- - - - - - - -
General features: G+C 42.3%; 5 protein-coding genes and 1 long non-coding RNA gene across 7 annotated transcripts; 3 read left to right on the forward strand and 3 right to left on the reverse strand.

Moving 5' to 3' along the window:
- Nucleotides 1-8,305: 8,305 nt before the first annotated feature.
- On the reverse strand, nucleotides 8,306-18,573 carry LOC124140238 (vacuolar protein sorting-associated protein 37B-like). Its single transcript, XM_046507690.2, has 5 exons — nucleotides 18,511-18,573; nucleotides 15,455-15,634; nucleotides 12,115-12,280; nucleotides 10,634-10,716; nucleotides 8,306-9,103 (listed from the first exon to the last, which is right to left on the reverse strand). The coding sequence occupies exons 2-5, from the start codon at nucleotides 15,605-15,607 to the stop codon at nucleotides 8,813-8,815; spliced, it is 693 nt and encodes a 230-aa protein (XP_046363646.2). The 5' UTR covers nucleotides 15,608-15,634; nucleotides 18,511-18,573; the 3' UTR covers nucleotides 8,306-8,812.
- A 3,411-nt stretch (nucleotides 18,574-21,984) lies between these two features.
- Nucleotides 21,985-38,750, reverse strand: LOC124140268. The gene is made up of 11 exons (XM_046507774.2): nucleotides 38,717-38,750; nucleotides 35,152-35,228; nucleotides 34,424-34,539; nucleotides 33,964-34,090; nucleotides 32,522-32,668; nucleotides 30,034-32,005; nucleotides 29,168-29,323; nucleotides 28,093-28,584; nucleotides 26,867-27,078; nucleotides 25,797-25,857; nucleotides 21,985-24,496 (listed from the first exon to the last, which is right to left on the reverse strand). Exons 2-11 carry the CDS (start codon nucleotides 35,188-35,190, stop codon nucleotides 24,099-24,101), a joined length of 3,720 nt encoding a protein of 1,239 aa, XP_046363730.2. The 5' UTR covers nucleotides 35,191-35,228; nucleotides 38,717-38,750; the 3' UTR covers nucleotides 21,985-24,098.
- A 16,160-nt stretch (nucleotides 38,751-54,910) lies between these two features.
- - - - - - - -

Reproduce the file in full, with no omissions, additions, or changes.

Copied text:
General features: G+C 42.3%; 5 protein-coding genes and 1 long non-coding RNA gene across 7 annotated transcripts; 3 read left to right on the forward strand and 3 right to left on the reverse strand.

Moving 5' to 3' along the window:
- Nucleotides 1-8,305: 8,305 nt before the first annotated feature.
- On the reverse strand, nucleotides 8,306-18,573 carry LOC124140238 (vacuolar protein sorting-associated protein 37B-like). Its single transcript, XM_046507690.2, has 5 exons — nucleotides 18,511-18,573; nucleotides 15,455-15,634; nucleotides 12,115-12,280; nucleotides 10,634-10,716; nucleotides 8,306-9,103 (listed from the first exon to the last, which is right to left on the reverse strand). The coding sequence occupies exons 2-5, from the start codon at nucleotides 15,605-15,607 to the stop codon at nucleotides 8,813-8,815; spliced, it is 693 nt and encodes a 230-aa protein (XP_046363646.2). The 5' UTR covers nucleotides 15,608-15,634; nucleotides 18,511-18,573; the 3' UTR covers nucleotides 8,306-8,812.
- A 3,411-nt stretch (nucleotides 18,574-21,984) lies between these two features.
- Nucleotides 21,985-38,750, reverse strand: LOC124140268. The gene is made up of 11 exons (XM_046507774.2): nucleotides 38,717-38,750; nucleotides 35,152-35,228; nucleotides 34,424-34,539; nucleotides 33,964-34,090; nucleotides 32,522-32,668; nucleotides 30,034-32,005; nucleotides 29,168-29,323; nucleotides 28,093-28,584; nucleotides 26,867-27,078; nucleotides 25,797-25,857; nucleotides 21,985-24,496 (listed from the first exon to the last, which is right to left on the reverse strand). Exons 2-11 carry the CDS (start codon nucleotides 35,188-35,190, stop codon nucleotides 24,099-24,101), a joined length of 3,720 nt encoding a protein of 1,239 aa, XP_046363730.2. The 5' UTR covers nucleotides 35,191-35,228; nucleotides 38,717-38,750; the 3' UTR covers nucleotides 21,985-24,098.
- A 16,160-nt stretch (nucleotides 38,751-54,910) lies between these two features.